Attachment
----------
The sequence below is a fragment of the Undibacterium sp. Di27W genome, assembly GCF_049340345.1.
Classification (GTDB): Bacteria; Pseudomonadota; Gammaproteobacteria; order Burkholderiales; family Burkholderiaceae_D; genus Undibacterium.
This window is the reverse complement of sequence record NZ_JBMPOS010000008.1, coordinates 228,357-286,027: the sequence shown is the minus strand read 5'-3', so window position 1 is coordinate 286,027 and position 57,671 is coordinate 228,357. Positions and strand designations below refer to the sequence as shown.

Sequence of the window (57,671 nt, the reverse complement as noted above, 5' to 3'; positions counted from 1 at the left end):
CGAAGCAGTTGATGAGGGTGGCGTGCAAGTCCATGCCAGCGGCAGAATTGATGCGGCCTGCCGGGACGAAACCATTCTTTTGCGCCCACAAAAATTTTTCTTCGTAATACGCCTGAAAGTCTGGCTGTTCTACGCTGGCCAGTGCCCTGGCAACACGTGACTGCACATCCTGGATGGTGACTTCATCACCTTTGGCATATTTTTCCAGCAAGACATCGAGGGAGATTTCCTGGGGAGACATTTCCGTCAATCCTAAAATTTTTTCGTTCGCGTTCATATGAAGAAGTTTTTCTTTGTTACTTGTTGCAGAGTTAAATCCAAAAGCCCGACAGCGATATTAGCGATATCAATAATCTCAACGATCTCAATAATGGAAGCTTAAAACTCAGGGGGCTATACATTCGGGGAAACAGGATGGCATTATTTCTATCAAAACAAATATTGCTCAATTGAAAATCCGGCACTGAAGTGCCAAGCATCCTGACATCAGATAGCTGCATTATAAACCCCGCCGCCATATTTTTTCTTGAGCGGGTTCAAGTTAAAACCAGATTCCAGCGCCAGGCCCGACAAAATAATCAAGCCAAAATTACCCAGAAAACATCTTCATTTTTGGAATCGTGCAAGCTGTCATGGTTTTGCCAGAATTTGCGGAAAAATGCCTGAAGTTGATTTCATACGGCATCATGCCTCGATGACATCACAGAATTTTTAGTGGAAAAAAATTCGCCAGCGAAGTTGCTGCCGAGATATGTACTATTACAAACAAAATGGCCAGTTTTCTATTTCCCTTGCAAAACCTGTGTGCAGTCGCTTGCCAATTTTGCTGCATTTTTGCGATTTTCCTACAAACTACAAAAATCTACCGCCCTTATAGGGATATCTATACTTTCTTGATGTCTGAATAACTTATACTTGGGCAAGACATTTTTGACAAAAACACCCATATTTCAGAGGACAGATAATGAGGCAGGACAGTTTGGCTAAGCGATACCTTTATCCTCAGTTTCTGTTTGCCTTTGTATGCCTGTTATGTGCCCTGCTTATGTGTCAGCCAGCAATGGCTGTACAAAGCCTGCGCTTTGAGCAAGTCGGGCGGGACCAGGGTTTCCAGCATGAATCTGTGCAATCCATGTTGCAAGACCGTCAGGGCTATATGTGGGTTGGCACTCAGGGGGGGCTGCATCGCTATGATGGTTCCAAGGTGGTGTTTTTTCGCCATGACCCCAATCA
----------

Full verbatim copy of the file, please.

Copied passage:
The sequence below is a fragment of the Undibacterium sp. Di27W genome, assembly GCF_049340345.1.
Classification (GTDB): Bacteria; Pseudomonadota; Gammaproteobacteria; order Burkholderiales; family Burkholderiaceae_D; genus Undibacterium.
This window is the reverse complement of sequence record NZ_JBMPOS010000008.1, coordinates 228,357-286,027: the sequence shown is the minus strand read 5'-3', so window position 1 is coordinate 286,027 and position 57,671 is coordinate 228,357. Positions and strand designations below refer to the sequence as shown.

Sequence of the window (57,671 nt, the reverse complement as noted above, 5' to 3'; positions counted from 1 at the left end):
CGAAGCAGTTGATGAGGGTGGCGTGCAAGTCCATGCCAGCGGCAGAATTGATGCGGCCTGCCGGGACGAAACCATTCTTTTGCGCCCACAAAAATTTTTCTTCGTAATACGCCTGAAAGTCTGGCTGTTCTACGCTGGCCAGTGCCCTGGCAACACGTGACTGCACATCCTGGATGGTGACTTCATCACCTTTGGCATATTTTTCCAGCAAGACATCGAGGGAGATTTCCTGGGGAGACATTTCCGTCAATCCTAAAATTTTTTCGTTCGCGTTCATATGAAGAAGTTTTTCTTTGTTACTTGTTGCAGAGTTAAATCCAAAAGCCCGACAGCGATATTAGCGATATCAATAATCTCAACGATCTCAATAATGGAAGCTTAAAACTCAGGGGGCTATACATTCGGGGAAACAGGATGGCATTATTTCTATCAAAACAAATATTGCTCAATTGAAAATCCGGCACTGAAGTGCCAAGCATCCTGACATCAGATAGCTGCATTATAAACCCCGCCGCCATATTTTTTCTTGAGCGGGTTCAAGTTAAAACCAGATTCCAGCGCCAGGCCCGACAAAATAATCAAGCCAAAATTACCCAGAAAACATCTTCATTTTTGGAATCGTGCAAGCTGTCATGGTTTTGCCAGAATTTGCGGAAAAATGCCTGAAGTTGATTTCATACGGCATCATGCCTCGATGACATCACAGAATTTTTAGTGGAAAAAAATTCGCCAGCGAAGTTGCTGCCGAGATATGTACTATTACAAACAAAATGGCCAGTTTTCTATTTCCCTTGCAAAACCTGTGTGCAGTCGCTTGCCAATTTTGCTGCATTTTTGCGATTTTCCTACAAACTACAAAAATCTACCGCCCTTATAGGGATATCTATACTTTCTTGATGTCTGAATAACTTATACTTGGGCAAGACATTTTTGACAAAAACACCCATATTTCAGAGGACAGATAATGAGGCAGGACAGTTTGGCTAAGCGATACCTTTATCCTCAGTTTCTGTTTGCCTTTGTATGCCTGTTATGTGCCCTGCTTATGTGTCAGCCAGCAATGGCTGTACAAAGCCTGCGCTTTGAGCAAGTCGGGCGGGACCAGGGTTTCCAGCATGAATCTGTGCAATCCATGTTGCAAGACCGTCAGGGCTATATGTGGGTTGGCACTCAGGGGGGGCTGCATCGCTATGATGGTTCCAAGGTGGTGTTTTTTCGCCATGACCCCAATCA